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Comics A.M. | This weekend, it’s Small Press Expo

SPX

SPX

Conventions | With the 20th Small Press Expo kicking off Saturday in Bethesda, Maryland, The Washington Post’s Lori McCue singles out three of the show’s biggest draws: appearances by Jules Feiffer, Lynda Barry and Bob Mankoff. Meanwhile, Michael Cavna spotlights Fear, My Dear, the new release from convention guest Dean Haspiel. [The Washington Post]

Creators | As he prepared to head out to Small Press Expo, Farel Dalrymple paused for an audio interview about his newest book, The Wrenchies, which will debut at the show. [Comics Grinder]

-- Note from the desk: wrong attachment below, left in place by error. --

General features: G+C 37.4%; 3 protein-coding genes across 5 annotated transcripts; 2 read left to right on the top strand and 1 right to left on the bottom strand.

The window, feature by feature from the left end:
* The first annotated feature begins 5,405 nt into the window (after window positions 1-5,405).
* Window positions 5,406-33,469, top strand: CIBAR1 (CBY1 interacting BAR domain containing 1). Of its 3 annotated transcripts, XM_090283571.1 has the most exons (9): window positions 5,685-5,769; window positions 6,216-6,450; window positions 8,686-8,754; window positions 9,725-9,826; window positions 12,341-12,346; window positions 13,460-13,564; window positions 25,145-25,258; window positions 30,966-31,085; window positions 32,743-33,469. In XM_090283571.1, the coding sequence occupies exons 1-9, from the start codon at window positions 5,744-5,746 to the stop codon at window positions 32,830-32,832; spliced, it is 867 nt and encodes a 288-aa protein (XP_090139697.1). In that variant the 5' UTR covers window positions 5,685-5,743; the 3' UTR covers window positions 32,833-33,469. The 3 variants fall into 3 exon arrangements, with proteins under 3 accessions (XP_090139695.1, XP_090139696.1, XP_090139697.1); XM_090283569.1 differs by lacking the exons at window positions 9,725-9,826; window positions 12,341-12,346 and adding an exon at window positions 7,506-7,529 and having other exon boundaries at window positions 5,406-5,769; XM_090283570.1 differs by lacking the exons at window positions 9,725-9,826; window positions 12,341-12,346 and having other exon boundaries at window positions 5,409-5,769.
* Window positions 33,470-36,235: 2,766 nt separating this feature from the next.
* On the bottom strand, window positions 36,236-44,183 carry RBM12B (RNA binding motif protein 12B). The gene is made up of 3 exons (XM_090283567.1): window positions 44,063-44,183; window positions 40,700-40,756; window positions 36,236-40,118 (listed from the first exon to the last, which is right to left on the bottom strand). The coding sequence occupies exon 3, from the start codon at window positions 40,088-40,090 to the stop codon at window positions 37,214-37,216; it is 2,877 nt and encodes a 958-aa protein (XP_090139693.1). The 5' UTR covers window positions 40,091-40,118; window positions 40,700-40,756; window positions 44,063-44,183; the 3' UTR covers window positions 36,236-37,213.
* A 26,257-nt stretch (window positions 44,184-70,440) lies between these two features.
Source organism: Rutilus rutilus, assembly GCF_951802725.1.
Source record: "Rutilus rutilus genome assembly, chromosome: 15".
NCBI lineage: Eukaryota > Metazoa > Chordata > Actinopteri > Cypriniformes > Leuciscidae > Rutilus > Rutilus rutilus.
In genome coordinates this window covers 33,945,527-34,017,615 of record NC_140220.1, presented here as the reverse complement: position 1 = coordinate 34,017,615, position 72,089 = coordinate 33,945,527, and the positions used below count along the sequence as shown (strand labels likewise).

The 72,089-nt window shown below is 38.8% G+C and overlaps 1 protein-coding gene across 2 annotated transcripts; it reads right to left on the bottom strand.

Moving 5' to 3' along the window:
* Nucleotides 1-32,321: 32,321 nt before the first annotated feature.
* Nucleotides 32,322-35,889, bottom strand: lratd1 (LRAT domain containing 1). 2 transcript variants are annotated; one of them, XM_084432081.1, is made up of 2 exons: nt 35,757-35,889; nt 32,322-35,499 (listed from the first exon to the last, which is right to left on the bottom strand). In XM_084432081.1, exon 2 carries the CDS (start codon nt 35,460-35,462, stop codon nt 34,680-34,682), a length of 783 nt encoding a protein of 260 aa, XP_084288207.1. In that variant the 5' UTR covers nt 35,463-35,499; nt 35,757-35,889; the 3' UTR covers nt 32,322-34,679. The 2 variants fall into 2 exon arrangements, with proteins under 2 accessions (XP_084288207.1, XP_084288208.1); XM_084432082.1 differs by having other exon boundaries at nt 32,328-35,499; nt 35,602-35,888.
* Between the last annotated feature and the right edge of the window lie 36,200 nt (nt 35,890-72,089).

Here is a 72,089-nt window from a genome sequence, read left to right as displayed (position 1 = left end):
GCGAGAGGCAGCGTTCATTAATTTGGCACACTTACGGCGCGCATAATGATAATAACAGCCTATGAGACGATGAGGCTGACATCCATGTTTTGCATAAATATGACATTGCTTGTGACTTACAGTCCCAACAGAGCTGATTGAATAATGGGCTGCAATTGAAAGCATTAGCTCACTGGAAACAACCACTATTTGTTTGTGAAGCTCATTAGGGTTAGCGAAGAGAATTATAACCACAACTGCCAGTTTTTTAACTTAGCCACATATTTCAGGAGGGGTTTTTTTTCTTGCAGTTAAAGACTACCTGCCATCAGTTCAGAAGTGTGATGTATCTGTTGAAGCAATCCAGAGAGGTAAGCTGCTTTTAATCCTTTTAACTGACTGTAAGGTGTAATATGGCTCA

Creators | Writer Tom Taylor teases what we can expect in his new Superior Iron Man series. [Previews World]

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Comics A.M. | Salt Lake Comic Con attendees were mostly local

Salt Lake Comic Con

Salt Lake Comic Con

Conventions | Salt Lake Comic Con may have achieved near-San-Diego proportions in just two years, with an estimated 120,000 attendees, but most of those seem to be locals, according to Scott Veck of Visit Salt Lake: Just 800 hotel rooms were booked through the local tourist organization, as opposed to 3,000 for the big Outdoor Retailers trade show. About 15 percent of Salt Lake Comic Con attendees were from out of state. [Fox News 13]